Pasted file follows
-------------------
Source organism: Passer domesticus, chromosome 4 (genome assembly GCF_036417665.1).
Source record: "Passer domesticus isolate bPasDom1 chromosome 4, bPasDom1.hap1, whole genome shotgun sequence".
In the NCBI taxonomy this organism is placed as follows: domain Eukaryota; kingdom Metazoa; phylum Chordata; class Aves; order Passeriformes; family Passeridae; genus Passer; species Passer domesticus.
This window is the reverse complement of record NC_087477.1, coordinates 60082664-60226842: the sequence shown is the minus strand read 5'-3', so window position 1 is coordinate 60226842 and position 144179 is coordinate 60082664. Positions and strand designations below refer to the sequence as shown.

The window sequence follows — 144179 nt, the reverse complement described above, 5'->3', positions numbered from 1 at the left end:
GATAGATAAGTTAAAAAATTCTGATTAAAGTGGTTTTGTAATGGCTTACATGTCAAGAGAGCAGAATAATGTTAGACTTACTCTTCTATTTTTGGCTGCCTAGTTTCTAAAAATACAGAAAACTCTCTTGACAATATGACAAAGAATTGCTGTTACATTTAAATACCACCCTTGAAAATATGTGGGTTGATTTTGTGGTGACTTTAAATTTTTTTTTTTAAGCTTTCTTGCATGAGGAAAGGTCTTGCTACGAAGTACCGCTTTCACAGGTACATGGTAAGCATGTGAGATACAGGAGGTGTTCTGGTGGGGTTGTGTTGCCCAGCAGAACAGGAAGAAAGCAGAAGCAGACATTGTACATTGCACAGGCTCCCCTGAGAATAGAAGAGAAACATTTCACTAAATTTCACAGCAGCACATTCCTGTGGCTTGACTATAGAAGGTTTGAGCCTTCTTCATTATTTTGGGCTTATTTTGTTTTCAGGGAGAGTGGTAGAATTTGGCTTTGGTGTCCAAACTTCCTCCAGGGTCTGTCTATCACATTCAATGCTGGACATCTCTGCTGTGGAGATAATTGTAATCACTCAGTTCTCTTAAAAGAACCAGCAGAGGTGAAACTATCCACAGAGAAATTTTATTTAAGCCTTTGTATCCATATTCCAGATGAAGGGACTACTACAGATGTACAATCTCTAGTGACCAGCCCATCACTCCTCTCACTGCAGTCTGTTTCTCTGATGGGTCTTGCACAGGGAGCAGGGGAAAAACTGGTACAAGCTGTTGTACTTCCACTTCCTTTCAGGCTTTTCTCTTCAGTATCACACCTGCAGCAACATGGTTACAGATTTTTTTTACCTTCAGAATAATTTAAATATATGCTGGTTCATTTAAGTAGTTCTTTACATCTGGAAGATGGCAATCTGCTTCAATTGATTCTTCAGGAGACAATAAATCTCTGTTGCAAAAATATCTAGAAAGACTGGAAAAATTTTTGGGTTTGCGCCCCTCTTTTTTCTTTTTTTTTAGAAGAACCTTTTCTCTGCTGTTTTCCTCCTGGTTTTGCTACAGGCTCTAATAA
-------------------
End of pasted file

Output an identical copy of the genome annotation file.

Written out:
Source organism: Passer domesticus, chromosome 4 (genome assembly GCF_036417665.1).
Source record: "Passer domesticus isolate bPasDom1 chromosome 4, bPasDom1.hap1, whole genome shotgun sequence".
In the NCBI taxonomy this organism is placed as follows: domain Eukaryota; kingdom Metazoa; phylum Chordata; class Aves; order Passeriformes; family Passeridae; genus Passer; species Passer domesticus.
This window is the reverse complement of record NC_087477.1, coordinates 60082664-60226842: the sequence shown is the minus strand read 5'-3', so window position 1 is coordinate 60226842 and position 144179 is coordinate 60082664. Positions and strand designations below refer to the sequence as shown.

The window sequence follows — 144179 nt, the reverse complement described above, 5'->3', positions numbered from 1 at the left end:
GATAGATAAGTTAAAAAATTCTGATTAAAGTGGTTTTGTAATGGCTTACATGTCAAGAGAGCAGAATAATGTTAGACTTACTCTTCTATTTTTGGCTGCCTAGTTTCTAAAAATACAGAAAACTCTCTTGACAATATGACAAAGAATTGCTGTTACATTTAAATACCACCCTTGAAAATATGTGGGTTGATTTTGTGGTGACTTTAAATTTTTTTTTTTAAGCTTTCTTGCATGAGGAAAGGTCTTGCTACGAAGTACCGCTTTCACAGGTACATGGTAAGCATGTGAGATACAGGAGGTGTTCTGGTGGGGTTGTGTTGCCCAGCAGAACAGGAAGAAAGCAGAAGCAGACATTGTACATTGCACAGGCTCCCCTGAGAATAGAAGAGAAACATTTCACTAAATTTCACAGCAGCACATTCCTGTGGCTTGACTATAGAAGGTTTGAGCCTTCTTCATTATTTTGGGCTTATTTTGTTTTCAGGGAGAGTGGTAGAATTTGGCTTTGGTGTCCAAACTTCCTCCAGGGTCTGTCTATCACATTCAATGCTGGACATCTCTGCTGTGGAGATAATTGTAATCACTCAGTTCTCTTAAAAGAACCAGCAGAGGTGAAACTATCCACAGAGAAATTTTATTTAAGCCTTTGTATCCATATTCCAGATGAAGGGACTACTACAGATGTACAATCTCTAGTGACCAGCCCATCACTCCTCTCACTGCAGTCTGTTTCTCTGATGGGTCTTGCACAGGGAGCAGGGGAAAAACTGGTACAAGCTGTTGTACTTCCACTTCCTTTCAGGCTTTTCTCTTCAGTATCACACCTGCAGCAACATGGTTACAGATTTTTTTTACCTTCAGAATAATTTAAATATATGCTGGTTCATTTAAGTAGTTCTTTACATCTGGAAGATGGCAATCTGCTTCAATTGATTCTTCAGGAGACAATAAATCTCTGTTGCAAAAATATCTAGAAAGACTGGAAAAATTTTTGGGTTTGCGCCCCTCTTTTTTCTTTTTTTTTAGAAGAACCTTTTCTCTGCTGTTTTCCTCCTGGTTTTGCTACAGGCTCTAATAA